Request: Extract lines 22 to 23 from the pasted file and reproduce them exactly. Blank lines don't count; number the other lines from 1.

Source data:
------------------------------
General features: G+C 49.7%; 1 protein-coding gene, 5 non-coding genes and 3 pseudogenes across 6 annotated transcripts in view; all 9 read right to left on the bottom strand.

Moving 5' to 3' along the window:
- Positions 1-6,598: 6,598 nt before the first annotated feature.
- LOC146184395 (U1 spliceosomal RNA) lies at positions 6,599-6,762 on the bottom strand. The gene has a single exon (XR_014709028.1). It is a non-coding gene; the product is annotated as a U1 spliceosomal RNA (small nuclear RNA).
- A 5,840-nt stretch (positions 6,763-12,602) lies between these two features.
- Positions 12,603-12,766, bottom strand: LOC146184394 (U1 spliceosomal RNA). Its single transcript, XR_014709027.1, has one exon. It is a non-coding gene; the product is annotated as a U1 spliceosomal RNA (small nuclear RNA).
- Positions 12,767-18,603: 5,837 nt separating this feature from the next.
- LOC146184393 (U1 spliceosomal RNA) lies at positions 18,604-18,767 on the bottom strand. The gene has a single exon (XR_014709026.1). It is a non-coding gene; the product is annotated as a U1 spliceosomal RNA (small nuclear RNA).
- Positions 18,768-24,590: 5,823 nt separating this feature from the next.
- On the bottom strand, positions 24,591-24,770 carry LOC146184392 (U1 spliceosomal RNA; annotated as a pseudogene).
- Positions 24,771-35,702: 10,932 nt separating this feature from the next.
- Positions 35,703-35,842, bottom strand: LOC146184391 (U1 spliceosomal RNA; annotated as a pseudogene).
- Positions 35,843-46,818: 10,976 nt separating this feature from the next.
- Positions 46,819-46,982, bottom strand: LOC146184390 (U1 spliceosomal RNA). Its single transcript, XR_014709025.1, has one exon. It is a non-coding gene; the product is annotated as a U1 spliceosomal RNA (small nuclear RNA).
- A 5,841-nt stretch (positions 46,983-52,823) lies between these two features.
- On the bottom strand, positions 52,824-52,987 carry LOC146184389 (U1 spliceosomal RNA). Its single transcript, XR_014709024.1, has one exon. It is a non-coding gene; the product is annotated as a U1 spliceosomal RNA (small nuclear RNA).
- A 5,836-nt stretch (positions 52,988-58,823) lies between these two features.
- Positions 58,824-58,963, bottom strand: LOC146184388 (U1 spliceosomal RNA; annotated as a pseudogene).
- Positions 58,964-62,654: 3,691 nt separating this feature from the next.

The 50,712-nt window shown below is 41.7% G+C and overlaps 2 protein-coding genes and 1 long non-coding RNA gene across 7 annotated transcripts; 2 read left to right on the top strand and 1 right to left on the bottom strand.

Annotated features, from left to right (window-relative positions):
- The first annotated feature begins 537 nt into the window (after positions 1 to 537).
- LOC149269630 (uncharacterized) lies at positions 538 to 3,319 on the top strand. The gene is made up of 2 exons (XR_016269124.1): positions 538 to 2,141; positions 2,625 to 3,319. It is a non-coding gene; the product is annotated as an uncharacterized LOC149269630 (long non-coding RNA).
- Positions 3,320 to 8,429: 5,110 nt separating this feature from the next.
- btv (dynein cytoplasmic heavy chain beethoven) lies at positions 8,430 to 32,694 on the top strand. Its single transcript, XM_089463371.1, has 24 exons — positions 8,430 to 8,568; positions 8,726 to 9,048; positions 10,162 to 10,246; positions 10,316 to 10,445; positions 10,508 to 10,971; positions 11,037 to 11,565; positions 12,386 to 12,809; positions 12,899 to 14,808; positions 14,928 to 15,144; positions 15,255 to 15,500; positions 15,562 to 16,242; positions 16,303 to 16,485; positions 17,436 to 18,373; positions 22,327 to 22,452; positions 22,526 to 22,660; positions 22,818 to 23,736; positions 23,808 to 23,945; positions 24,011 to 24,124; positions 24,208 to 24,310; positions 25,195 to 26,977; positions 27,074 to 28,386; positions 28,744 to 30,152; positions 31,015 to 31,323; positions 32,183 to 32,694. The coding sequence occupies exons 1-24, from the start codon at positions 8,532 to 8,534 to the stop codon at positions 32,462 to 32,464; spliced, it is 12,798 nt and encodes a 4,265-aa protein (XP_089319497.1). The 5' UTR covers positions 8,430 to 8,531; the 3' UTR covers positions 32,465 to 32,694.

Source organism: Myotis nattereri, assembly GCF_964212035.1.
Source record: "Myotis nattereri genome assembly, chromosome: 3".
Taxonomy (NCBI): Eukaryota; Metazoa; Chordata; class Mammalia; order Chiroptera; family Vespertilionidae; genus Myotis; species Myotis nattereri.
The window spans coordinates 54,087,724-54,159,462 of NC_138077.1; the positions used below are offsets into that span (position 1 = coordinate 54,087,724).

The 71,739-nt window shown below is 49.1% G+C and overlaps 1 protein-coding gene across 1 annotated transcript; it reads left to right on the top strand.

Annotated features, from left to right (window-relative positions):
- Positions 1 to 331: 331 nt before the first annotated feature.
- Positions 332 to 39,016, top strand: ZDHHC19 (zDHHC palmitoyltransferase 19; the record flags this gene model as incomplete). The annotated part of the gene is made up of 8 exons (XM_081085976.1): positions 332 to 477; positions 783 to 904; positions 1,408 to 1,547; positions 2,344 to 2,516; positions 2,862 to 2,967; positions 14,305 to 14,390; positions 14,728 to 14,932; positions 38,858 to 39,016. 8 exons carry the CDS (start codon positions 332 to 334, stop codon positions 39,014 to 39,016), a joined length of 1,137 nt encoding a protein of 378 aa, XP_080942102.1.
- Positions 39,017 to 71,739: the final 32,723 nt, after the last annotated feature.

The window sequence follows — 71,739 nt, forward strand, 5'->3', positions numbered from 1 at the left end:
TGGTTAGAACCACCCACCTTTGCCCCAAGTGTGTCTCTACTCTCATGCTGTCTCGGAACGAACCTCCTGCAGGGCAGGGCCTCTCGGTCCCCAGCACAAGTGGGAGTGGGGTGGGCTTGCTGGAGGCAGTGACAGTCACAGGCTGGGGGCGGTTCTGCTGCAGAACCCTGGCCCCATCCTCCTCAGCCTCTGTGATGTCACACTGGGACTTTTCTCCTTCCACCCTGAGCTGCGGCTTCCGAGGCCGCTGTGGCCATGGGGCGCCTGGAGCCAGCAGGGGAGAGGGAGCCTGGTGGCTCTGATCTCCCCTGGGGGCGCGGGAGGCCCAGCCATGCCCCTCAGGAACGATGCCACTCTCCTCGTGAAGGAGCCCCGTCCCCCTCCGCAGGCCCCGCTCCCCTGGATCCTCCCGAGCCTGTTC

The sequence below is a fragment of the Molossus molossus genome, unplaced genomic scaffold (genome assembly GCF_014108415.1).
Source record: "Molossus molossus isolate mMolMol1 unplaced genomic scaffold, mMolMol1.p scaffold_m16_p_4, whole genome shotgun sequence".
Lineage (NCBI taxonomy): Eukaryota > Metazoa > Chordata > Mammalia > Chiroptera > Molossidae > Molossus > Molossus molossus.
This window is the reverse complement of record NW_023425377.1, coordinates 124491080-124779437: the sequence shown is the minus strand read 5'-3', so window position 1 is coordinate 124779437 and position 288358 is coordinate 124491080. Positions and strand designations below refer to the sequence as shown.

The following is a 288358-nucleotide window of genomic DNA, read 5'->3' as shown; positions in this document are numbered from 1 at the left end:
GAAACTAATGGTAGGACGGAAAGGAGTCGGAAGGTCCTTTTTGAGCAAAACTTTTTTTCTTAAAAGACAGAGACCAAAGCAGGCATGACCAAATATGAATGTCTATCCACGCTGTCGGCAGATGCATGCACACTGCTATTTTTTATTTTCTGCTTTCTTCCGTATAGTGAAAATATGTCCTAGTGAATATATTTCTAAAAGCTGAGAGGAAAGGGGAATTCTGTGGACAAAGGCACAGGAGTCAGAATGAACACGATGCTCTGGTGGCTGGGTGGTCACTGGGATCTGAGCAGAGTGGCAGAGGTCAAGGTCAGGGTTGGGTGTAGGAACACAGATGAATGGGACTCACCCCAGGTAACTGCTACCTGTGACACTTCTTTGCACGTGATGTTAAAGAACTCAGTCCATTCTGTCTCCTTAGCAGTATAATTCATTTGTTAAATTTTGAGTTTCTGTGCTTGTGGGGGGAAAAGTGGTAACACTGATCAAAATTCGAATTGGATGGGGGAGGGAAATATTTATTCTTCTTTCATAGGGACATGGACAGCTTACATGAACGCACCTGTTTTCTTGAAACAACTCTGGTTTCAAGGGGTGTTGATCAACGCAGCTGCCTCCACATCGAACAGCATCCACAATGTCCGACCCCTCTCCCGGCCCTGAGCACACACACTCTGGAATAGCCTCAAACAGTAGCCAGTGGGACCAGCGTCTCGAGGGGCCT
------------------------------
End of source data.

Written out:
- The first annotated feature begins 537 nt into the window (after positions 1 to 537).
- LOC149269630 (uncharacterized) lies at positions 538 to 3,319 on the top strand. The gene is made up of 2 exons (XR_016269124.1): positions 538 to 2,141; positions 2,625 to 3,319. It is a non-coding gene; the product is annotated as an uncharacterized LOC149269630 (long non-coding RNA).